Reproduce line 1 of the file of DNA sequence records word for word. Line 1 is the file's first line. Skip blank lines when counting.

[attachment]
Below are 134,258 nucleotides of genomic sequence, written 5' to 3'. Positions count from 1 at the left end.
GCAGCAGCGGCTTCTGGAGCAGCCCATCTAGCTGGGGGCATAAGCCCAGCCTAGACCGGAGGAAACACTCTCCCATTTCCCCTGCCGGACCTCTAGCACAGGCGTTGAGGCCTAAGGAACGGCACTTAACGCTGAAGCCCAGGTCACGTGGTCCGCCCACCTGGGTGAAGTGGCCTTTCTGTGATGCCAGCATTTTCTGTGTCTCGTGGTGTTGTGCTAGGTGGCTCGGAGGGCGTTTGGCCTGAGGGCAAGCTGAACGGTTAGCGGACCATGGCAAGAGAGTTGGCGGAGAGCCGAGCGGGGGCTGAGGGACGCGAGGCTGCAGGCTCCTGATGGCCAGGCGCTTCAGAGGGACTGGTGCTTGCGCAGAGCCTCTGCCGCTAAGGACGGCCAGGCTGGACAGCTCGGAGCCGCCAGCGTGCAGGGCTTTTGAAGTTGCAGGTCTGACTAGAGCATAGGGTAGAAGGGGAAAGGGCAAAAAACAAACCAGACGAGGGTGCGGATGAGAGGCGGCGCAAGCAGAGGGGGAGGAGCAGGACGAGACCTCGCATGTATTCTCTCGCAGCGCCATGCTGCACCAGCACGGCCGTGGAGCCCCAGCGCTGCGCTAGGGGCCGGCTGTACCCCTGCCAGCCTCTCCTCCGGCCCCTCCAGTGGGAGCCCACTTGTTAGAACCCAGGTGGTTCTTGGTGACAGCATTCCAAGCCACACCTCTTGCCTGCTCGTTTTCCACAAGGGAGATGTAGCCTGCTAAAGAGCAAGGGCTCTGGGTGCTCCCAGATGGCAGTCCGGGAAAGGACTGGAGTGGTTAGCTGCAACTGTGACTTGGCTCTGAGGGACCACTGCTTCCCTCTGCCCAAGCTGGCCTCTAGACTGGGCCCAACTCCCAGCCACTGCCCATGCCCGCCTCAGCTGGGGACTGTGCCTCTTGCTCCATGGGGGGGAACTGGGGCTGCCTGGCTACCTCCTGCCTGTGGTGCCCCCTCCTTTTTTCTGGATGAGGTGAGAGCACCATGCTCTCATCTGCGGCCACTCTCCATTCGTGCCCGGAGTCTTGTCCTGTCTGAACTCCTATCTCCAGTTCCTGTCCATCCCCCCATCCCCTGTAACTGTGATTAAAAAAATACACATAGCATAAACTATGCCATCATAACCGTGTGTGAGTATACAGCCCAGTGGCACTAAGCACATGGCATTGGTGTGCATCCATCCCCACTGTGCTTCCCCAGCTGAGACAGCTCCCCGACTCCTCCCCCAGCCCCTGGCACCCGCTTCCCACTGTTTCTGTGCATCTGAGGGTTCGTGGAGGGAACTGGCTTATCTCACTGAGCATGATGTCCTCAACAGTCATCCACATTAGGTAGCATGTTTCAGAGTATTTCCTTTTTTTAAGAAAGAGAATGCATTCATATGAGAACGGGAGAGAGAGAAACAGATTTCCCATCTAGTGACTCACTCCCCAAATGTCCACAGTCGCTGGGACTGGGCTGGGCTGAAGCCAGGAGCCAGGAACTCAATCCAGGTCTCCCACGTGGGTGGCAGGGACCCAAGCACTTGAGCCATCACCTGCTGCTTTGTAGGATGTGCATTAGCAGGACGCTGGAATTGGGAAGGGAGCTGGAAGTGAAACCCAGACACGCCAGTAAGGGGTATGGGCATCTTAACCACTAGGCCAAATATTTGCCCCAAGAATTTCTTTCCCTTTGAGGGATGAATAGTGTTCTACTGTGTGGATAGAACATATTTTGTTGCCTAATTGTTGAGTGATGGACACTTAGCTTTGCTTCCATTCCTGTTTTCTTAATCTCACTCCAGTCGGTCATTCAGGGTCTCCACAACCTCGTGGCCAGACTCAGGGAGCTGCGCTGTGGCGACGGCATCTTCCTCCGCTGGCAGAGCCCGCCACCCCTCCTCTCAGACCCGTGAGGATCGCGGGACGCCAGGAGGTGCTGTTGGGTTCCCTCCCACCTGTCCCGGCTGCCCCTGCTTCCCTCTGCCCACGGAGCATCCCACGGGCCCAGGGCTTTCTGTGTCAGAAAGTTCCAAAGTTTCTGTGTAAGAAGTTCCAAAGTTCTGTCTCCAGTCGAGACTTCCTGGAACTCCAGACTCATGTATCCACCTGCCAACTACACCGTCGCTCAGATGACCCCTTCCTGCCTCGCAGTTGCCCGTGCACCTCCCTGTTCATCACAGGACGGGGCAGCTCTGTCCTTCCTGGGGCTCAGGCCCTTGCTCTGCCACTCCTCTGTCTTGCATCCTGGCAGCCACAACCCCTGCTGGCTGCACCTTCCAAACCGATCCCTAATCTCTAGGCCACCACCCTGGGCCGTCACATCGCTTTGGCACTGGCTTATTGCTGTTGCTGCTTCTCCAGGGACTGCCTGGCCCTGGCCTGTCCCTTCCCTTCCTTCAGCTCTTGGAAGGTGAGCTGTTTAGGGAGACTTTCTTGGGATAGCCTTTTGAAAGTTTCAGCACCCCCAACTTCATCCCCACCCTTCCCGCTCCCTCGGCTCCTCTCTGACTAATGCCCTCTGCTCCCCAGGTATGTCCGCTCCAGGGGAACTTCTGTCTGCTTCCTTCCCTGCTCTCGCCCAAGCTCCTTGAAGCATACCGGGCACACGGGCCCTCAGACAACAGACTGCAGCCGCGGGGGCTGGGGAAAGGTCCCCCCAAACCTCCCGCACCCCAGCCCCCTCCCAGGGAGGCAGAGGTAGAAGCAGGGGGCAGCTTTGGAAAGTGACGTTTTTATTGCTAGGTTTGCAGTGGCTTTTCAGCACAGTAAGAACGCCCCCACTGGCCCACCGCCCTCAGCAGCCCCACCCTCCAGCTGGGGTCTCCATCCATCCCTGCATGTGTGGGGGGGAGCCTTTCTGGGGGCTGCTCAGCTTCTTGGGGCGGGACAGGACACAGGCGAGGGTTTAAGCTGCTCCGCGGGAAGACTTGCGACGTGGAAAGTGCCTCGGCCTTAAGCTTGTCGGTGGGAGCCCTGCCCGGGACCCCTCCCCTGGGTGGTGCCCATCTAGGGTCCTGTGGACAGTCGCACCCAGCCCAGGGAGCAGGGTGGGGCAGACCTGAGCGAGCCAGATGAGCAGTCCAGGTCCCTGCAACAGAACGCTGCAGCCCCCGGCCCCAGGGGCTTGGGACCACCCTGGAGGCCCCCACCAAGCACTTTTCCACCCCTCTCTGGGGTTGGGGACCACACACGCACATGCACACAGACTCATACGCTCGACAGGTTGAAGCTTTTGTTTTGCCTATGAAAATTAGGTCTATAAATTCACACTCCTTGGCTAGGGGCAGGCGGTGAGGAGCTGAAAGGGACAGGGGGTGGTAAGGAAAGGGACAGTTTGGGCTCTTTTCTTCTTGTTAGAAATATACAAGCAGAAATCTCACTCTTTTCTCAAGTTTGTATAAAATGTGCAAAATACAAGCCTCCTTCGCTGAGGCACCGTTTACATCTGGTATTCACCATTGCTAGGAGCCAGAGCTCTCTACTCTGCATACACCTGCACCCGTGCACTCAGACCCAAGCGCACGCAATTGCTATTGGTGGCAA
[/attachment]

Below are 134,258 nucleotides of genomic sequence, written 5' to 3'. Positions count from 1 at the left end.